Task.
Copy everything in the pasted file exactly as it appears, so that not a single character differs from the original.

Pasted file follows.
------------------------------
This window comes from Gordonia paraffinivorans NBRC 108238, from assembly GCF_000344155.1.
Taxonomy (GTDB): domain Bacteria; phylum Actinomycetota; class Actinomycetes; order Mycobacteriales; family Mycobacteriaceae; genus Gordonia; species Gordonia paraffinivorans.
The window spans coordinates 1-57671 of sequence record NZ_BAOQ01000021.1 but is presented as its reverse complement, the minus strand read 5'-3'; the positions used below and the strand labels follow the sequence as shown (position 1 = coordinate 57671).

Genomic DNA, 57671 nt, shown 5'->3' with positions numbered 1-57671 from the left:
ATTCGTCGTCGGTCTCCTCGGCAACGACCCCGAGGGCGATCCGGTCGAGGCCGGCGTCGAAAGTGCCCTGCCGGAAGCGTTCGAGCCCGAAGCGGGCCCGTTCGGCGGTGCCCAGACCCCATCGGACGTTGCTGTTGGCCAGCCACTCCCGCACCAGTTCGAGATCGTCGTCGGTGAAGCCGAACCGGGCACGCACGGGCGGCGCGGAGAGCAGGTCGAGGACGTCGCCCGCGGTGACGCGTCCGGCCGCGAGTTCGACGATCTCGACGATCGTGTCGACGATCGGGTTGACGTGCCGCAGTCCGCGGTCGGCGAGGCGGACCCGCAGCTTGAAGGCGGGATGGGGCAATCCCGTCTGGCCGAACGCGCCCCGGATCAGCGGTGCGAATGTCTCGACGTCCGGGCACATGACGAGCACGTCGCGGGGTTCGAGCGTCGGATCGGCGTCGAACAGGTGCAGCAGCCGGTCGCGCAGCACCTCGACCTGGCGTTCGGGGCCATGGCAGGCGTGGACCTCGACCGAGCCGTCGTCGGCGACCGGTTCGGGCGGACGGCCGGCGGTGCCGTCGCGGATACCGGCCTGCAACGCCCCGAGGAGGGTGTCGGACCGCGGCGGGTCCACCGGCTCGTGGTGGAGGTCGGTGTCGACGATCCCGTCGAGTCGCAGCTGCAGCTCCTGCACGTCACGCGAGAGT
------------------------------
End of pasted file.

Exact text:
This window comes from Gordonia paraffinivorans NBRC 108238, from assembly GCF_000344155.1.
Taxonomy (GTDB): domain Bacteria; phylum Actinomycetota; class Actinomycetes; order Mycobacteriales; family Mycobacteriaceae; genus Gordonia; species Gordonia paraffinivorans.
The window spans coordinates 1-57671 of sequence record NZ_BAOQ01000021.1 but is presented as its reverse complement, the minus strand read 5'-3'; the positions used below and the strand labels follow the sequence as shown (position 1 = coordinate 57671).

Genomic DNA, 57671 nt, shown 5'->3' with positions numbered 1-57671 from the left:
ATTCGTCGTCGGTCTCCTCGGCAACGACCCCGAGGGCGATCCGGTCGAGGCCGGCGTCGAAAGTGCCCTGCCGGAAGCGTTCGAGCCCGAAGCGGGCCCGTTCGGCGGTGCCCAGACCCCATCGGACGTTGCTGTTGGCCAGCCACTCCCGCACCAGTTCGAGATCGTCGTCGGTGAAGCCGAACCGGGCACGCACGGGCGGCGCGGAGAGCAGGTCGAGGACGTCGCCCGCGGTGACGCGTCCGGCCGCGAGTTCGACGATCTCGACGATCGTGTCGACGATCGGGTTGACGTGCCGCAGTCCGCGGTCGGCGAGGCGGACCCGCAGCTTGAAGGCGGGATGGGGCAATCCCGTCTGGCCGAACGCGCCCCGGATCAGCGGTGCGAATGTCTCGACGTCCGGGCACATGACGAGCACGTCGCGGGGTTCGAGCGTCGGATCGGCGTCGAACAGGTGCAGCAGCCGGTCGCGCAGCACCTCGACCTGGCGTTCGGGGCCATGGCAGGCGTGGACCTCGACCGAGCCGTCGTCGGCGACCGGTTCGGGCGGACGGCCGGCGGTGCCGTCGCGGATACCGGCCTGCAACGCCCCGAGGAGGGTGTCGGACCGCGGCGGGTCCACCGGCTCGTGGTGGAGGTCGGTGTCGACGATCCCGTCGAGTCGCAGCTGCAGCTCCTGCACGTCACGCGAGAGT